“I did close for the first five days. But I say I didn’t close because I was in here cleaning up,” Zampino said. “Even during those days, people were knocking on the window saying, ‘Are you open? Could I get an ice?’ So, it made me open up.”
As the pandemic dies down and the city has been gripped by an exceptionally hot summer, business is better than ever for the Lemon Ice King, and Zampino hopes it will stay that way for a long time.
“We’re still open after 77 years and plan on being open for many, many more years to come.”
4 REASONS PEOPLE REFUSE THE COVID VACCINE
By S. Mitra Kalita
One of the doctors who has been invaluable to Epicenter’s vaccine efforts is Mark Horowitz, a family doctor in downtown Manhattan. On Monday, as I was on The Brian Lehrer Show talking about the disconcerting uptick in Covid cases, notably in undervaccinated neighborhoods, he called in.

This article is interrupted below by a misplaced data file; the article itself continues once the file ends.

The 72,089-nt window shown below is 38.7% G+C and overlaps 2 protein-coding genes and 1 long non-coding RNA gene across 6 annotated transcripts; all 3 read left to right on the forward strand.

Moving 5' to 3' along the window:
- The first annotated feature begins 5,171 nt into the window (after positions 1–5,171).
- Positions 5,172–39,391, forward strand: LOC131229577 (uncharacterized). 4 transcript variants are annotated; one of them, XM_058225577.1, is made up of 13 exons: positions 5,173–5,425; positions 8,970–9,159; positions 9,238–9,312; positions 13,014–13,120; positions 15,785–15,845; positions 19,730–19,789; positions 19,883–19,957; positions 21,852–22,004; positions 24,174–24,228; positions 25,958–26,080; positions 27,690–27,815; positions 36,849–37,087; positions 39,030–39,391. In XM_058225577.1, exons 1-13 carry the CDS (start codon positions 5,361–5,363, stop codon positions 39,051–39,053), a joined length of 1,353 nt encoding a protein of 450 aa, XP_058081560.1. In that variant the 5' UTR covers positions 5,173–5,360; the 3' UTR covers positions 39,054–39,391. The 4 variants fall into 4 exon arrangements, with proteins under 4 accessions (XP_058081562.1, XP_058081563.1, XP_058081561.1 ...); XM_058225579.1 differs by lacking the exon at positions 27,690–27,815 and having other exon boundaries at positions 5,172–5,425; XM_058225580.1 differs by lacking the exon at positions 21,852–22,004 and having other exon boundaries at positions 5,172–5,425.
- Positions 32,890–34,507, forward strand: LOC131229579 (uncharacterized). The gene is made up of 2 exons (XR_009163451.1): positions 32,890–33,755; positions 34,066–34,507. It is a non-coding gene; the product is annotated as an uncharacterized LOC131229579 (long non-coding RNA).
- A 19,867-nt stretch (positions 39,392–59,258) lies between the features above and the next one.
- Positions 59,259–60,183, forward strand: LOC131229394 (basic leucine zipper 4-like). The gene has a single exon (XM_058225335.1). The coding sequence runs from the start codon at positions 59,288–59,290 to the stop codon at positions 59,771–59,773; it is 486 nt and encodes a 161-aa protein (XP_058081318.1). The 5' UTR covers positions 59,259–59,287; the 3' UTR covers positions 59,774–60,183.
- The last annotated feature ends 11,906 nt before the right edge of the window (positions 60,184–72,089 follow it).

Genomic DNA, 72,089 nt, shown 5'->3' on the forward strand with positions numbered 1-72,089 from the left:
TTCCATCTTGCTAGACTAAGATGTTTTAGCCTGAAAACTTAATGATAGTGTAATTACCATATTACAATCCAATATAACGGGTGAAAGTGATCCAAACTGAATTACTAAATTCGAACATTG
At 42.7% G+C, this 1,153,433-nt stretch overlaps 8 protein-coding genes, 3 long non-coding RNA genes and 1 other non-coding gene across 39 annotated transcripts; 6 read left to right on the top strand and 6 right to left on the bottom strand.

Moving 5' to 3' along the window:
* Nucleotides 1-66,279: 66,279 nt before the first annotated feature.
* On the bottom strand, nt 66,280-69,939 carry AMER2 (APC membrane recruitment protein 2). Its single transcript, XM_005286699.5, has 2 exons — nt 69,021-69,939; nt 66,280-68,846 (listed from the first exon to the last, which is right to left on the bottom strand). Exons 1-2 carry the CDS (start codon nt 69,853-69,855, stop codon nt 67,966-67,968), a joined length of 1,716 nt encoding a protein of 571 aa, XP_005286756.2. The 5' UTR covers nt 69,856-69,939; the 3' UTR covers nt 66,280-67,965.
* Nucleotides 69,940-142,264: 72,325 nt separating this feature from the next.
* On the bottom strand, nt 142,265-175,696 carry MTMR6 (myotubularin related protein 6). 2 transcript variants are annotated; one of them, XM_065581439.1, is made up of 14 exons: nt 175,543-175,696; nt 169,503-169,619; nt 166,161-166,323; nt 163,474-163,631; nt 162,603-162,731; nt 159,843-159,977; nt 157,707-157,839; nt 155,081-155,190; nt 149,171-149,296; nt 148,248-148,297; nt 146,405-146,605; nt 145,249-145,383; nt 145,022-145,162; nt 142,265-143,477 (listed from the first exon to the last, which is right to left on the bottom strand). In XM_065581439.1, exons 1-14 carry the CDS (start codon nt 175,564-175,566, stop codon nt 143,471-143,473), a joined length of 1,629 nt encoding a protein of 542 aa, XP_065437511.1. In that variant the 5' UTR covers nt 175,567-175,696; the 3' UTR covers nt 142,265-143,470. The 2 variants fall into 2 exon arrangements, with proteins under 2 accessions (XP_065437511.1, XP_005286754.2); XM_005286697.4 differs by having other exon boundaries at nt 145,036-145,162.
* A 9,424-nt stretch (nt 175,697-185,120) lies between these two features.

The people who are not getting their vaccines now are not hesitant, Dr. Horowitz said. They are “vaccine refusers.” He then proceeded to give us the four characteristics of what he’s seeing among patients, which I share here because each feels highly refutable — if we approach the refusers from a place of understanding and expertise.
What they say:
“It’s not FDA approved.”
What we might say:
Dr. Anthony Fauci has said he is confident that FDA approval is coming as all data has been “positive.” Further, the government is taking its time so as not to sow further mistrust.
What they say:
“I am worried the vaccine will affect my fertility.”
What we might say:
I’m a big fan of showing, not telling. Here’s a fertility expert from Mount Sinai with some data on the effect of vaccines on sperm and egg production. Bottom line: you’re all good.